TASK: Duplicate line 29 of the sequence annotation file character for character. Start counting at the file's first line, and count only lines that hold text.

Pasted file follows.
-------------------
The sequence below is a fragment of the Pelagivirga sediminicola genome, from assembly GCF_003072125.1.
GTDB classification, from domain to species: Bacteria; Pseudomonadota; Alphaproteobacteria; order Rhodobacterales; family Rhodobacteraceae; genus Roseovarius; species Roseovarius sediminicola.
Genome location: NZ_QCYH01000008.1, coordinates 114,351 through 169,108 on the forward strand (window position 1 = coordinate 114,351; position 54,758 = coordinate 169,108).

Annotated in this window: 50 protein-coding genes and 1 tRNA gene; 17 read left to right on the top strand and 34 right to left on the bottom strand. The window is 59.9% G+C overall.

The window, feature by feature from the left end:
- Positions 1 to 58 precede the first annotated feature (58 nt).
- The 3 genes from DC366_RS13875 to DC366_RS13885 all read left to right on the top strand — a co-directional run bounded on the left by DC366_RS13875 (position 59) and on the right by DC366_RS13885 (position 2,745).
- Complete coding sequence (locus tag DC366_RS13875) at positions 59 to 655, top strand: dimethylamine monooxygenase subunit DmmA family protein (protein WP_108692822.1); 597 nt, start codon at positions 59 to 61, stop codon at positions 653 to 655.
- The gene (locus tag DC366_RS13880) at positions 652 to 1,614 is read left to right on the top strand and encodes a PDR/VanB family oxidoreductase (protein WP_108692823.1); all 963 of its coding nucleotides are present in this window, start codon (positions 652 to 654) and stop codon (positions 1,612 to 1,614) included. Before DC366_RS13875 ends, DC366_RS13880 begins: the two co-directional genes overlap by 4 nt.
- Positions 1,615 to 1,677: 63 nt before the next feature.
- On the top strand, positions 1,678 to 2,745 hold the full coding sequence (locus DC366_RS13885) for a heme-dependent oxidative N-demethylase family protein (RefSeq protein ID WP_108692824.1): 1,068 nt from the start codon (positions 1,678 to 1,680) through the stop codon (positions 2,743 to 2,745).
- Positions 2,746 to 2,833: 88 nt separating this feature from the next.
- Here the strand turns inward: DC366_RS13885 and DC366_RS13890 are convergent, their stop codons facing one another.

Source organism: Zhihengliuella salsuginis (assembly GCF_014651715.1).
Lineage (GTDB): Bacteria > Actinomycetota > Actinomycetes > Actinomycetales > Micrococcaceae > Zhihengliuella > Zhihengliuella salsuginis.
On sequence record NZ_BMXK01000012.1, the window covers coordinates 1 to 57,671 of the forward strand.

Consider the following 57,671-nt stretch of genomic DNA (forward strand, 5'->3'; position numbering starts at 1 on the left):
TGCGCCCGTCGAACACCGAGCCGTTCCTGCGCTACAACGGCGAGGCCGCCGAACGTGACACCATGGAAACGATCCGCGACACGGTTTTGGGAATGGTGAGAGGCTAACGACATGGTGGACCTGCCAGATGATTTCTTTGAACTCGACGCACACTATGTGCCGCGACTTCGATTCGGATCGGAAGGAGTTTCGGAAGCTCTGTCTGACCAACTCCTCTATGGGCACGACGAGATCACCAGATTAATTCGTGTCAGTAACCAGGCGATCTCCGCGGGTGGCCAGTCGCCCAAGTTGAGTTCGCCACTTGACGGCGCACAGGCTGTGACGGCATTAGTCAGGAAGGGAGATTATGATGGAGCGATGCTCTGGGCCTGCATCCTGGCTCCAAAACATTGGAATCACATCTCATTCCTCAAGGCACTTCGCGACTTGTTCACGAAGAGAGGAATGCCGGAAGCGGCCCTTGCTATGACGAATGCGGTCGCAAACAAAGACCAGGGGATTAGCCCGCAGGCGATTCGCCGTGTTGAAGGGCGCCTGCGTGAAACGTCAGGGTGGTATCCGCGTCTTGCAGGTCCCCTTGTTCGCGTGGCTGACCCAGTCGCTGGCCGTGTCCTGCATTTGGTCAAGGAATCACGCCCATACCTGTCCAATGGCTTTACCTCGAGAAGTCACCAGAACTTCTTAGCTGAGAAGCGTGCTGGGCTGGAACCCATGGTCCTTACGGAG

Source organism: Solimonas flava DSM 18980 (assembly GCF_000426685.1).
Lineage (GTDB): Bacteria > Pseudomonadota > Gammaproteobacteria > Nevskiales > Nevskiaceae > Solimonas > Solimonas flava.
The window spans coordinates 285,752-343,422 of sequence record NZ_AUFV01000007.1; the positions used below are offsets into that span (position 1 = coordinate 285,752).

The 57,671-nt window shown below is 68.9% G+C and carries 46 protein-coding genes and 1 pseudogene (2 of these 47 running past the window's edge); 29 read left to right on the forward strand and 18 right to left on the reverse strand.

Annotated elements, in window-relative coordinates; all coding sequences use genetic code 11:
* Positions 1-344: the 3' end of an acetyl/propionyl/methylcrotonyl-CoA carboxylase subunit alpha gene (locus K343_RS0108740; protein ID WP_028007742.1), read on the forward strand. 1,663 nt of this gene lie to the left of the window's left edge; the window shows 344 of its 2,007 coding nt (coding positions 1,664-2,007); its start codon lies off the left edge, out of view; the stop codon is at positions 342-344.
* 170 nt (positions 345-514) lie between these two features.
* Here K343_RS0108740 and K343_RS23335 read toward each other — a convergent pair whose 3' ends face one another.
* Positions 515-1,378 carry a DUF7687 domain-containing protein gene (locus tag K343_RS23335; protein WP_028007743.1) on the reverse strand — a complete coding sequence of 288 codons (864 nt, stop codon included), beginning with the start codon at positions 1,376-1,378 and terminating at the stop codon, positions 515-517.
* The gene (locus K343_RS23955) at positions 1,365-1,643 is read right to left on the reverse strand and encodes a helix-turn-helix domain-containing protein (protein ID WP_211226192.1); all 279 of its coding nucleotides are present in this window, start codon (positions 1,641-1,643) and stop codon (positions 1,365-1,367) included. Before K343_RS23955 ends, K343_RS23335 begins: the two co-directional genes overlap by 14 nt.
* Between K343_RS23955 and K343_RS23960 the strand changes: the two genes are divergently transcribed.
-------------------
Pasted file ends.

* Between K343_RS23955 and K343_RS23960 the strand changes: the two genes are divergently transcribed.